Niall Kennedy has a blog post entitled Authenticated and private feeds where he writes
Examples of private feeds intended for 1:1 communication include bank
balances, e-mail notifications, project status, and the latest bids on that big
contract. Data in the wrong hands could be dangerous, and many companies will
stay away from the feed syndication space until they feel their users' personal
data is secure.
A private feed's data could be exposed in a variety of ways. A desktop
aggregator's feed content might be available to other users on the same
computer, either through directory access or desktop search. An online
aggregator might expose a feed and its content in search results or a preview
A feed publisher could whitelist the user-agents it knows comply with its
access policies. SSL encryption
might not be a bad idea either as shared aggregation spaces might not store
content requested over HTTPS. It would place extra load on the server as each
request requires extra processing, but if the alternative is placing your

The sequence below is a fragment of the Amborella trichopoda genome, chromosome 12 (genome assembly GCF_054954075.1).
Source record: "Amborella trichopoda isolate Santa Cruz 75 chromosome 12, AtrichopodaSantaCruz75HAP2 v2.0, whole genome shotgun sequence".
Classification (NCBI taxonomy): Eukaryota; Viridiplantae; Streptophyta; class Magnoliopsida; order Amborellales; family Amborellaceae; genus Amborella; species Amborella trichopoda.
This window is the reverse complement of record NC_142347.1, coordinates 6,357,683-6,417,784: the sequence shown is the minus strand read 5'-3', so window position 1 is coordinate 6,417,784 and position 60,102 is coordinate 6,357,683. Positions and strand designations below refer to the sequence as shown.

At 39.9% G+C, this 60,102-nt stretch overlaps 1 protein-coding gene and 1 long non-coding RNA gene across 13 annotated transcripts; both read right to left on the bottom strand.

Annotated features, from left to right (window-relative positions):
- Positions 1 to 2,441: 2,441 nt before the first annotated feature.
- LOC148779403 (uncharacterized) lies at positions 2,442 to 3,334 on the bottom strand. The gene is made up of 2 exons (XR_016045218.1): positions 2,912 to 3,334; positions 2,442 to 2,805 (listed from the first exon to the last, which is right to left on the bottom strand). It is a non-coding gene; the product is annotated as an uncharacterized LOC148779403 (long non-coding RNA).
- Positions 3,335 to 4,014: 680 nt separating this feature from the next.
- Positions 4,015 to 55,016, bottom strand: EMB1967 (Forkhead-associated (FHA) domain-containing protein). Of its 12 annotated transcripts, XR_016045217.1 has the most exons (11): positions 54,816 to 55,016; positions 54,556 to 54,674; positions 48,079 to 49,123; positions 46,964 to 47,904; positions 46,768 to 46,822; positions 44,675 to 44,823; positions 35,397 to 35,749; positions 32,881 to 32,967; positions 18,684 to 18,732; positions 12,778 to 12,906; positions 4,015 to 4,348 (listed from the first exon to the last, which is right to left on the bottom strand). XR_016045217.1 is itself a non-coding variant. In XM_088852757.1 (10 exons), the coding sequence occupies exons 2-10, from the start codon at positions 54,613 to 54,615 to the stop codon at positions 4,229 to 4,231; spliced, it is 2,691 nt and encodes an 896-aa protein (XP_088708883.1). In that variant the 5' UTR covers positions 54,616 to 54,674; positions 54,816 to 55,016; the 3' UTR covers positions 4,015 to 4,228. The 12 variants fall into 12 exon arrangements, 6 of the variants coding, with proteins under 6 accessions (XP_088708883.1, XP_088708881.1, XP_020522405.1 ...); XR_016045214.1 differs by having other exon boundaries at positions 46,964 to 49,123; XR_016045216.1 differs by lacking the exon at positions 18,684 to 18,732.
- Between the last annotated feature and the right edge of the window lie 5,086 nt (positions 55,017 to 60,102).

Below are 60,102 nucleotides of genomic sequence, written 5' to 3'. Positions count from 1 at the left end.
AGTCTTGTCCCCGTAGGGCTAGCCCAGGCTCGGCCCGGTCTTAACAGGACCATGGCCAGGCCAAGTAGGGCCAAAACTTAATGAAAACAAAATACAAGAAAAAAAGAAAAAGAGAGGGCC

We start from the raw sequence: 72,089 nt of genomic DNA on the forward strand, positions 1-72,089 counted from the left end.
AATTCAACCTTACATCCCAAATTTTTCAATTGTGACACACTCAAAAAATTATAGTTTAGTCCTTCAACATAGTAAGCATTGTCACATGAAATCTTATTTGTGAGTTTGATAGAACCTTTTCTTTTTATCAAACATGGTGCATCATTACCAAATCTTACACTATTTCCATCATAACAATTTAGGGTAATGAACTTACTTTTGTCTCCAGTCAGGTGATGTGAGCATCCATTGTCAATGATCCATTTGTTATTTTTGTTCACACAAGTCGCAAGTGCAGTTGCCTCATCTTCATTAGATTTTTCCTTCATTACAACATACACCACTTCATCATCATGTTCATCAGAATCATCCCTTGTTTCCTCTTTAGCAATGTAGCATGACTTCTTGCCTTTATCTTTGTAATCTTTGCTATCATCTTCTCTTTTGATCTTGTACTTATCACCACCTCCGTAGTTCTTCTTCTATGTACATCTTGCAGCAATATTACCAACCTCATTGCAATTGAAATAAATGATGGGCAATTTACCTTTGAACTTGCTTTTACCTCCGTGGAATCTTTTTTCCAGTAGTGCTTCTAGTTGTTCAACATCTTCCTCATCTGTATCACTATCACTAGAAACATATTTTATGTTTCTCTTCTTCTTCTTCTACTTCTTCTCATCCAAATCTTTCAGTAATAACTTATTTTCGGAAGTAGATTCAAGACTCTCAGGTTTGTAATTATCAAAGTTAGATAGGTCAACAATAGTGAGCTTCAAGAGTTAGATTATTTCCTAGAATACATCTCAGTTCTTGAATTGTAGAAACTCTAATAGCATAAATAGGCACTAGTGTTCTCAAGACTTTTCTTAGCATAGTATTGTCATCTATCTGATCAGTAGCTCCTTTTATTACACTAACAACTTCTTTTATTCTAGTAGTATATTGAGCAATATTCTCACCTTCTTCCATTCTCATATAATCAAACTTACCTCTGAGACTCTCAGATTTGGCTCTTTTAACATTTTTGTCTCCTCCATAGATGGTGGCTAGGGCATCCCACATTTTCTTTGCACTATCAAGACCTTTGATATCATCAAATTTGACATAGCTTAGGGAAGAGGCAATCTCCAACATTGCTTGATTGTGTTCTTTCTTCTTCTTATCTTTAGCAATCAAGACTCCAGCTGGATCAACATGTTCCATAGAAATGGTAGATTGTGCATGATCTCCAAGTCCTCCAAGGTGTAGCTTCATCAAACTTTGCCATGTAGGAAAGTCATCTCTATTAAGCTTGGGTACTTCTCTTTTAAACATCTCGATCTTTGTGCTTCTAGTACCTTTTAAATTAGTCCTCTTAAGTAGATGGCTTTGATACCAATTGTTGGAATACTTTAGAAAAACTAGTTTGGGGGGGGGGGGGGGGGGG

customer's data in the Yahoo! search index then that's not such a bad thing.
I believe large publishers such as Salesforce.com or eBay would produce more feed content if they
knew their customers' data was kept private and secure. There's a definite
demand for more content transmitted over feed syndication formats but it will
take the cooperation and collaboration of security formats and consistent
aggregation practices to really move the needle in the right direction.
How to properly support private and authenticated feeds is a big problem which Niall highlights but fails to go into much detail on why it is hard. The main problem is that the sites providing the feed have to be sure that the application consuming the feed is secure. At the end of the day, can Bank of America trust that RSS Bandit or Bloglines is doing a good job of adequately protecting the feed from spyware or malicious hackers?
More importantly, even if they certify these applications in some way how can they verify that the applications are the ones accessing the feed? Niall mentions white listing user agents but those are trivial to spoof. With Web-based readers, one can whitelist their IP range but there isn't a good way to verify that the desktop application accessing your web server is really who the user agent string says it is.
This seems to be yet another example of where Web-based software trumps desktop software.